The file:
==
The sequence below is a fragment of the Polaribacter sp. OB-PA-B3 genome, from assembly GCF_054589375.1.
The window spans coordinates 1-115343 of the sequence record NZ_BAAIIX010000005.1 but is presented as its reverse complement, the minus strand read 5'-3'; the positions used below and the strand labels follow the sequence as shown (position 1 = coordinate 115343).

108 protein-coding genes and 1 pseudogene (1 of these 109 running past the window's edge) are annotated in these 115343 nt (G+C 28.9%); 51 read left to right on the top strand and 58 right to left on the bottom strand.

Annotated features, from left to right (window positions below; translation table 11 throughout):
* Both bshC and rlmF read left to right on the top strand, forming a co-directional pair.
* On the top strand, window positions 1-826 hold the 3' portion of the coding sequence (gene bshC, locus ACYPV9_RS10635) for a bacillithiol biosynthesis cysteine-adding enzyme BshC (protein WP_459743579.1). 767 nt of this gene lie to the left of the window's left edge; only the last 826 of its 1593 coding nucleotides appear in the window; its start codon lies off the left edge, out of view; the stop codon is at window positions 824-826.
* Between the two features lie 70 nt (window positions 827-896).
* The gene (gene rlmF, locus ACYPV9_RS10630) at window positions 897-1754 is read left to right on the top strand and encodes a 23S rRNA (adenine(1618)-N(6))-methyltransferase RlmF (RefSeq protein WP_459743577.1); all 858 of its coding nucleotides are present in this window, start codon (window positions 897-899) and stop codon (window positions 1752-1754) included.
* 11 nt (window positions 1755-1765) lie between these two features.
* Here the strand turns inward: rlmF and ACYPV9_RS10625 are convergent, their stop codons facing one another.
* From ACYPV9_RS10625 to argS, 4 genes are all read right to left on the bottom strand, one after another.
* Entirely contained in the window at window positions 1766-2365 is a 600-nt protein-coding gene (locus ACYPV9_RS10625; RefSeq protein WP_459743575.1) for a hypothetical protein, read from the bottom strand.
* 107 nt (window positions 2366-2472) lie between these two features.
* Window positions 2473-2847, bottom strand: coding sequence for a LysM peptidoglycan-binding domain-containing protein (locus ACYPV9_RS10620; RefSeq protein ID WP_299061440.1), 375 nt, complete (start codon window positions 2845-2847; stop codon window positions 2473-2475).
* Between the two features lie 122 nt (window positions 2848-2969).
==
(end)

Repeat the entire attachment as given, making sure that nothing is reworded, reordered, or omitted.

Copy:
The sequence below is a fragment of the Polaribacter sp. OB-PA-B3 genome, from assembly GCF_054589375.1.
The window spans coordinates 1-115343 of the sequence record NZ_BAAIIX010000005.1 but is presented as its reverse complement, the minus strand read 5'-3'; the positions used below and the strand labels follow the sequence as shown (position 1 = coordinate 115343).

108 protein-coding genes and 1 pseudogene (1 of these 109 running past the window's edge) are annotated in these 115343 nt (G+C 28.9%); 51 read left to right on the top strand and 58 right to left on the bottom strand.

Annotated features, from left to right (window positions below; translation table 11 throughout):
* Both bshC and rlmF read left to right on the top strand, forming a co-directional pair.
* On the top strand, window positions 1-826 hold the 3' portion of the coding sequence (gene bshC, locus ACYPV9_RS10635) for a bacillithiol biosynthesis cysteine-adding enzyme BshC (protein WP_459743579.1). 767 nt of this gene lie to the left of the window's left edge; only the last 826 of its 1593 coding nucleotides appear in the window; its start codon lies off the left edge, out of view; the stop codon is at window positions 824-826.
* Between the two features lie 70 nt (window positions 827-896).
* The gene (gene rlmF, locus ACYPV9_RS10630) at window positions 897-1754 is read left to right on the top strand and encodes a 23S rRNA (adenine(1618)-N(6))-methyltransferase RlmF (RefSeq protein WP_459743577.1); all 858 of its coding nucleotides are present in this window, start codon (window positions 897-899) and stop codon (window positions 1752-1754) included.
* 11 nt (window positions 1755-1765) lie between these two features.
* Here the strand turns inward: rlmF and ACYPV9_RS10625 are convergent, their stop codons facing one another.
* From ACYPV9_RS10625 to argS, 4 genes are all read right to left on the bottom strand, one after another.
* Entirely contained in the window at window positions 1766-2365 is a 600-nt protein-coding gene (locus ACYPV9_RS10625; RefSeq protein WP_459743575.1) for a hypothetical protein, read from the bottom strand.
* 107 nt (window positions 2366-2472) lie between these two features.
* Window positions 2473-2847, bottom strand: coding sequence for a LysM peptidoglycan-binding domain-containing protein (locus ACYPV9_RS10620; RefSeq protein ID WP_299061440.1), 375 nt, complete (start codon window positions 2845-2847; stop codon window positions 2473-2475).
* Between the two features lie 122 nt (window positions 2848-2969).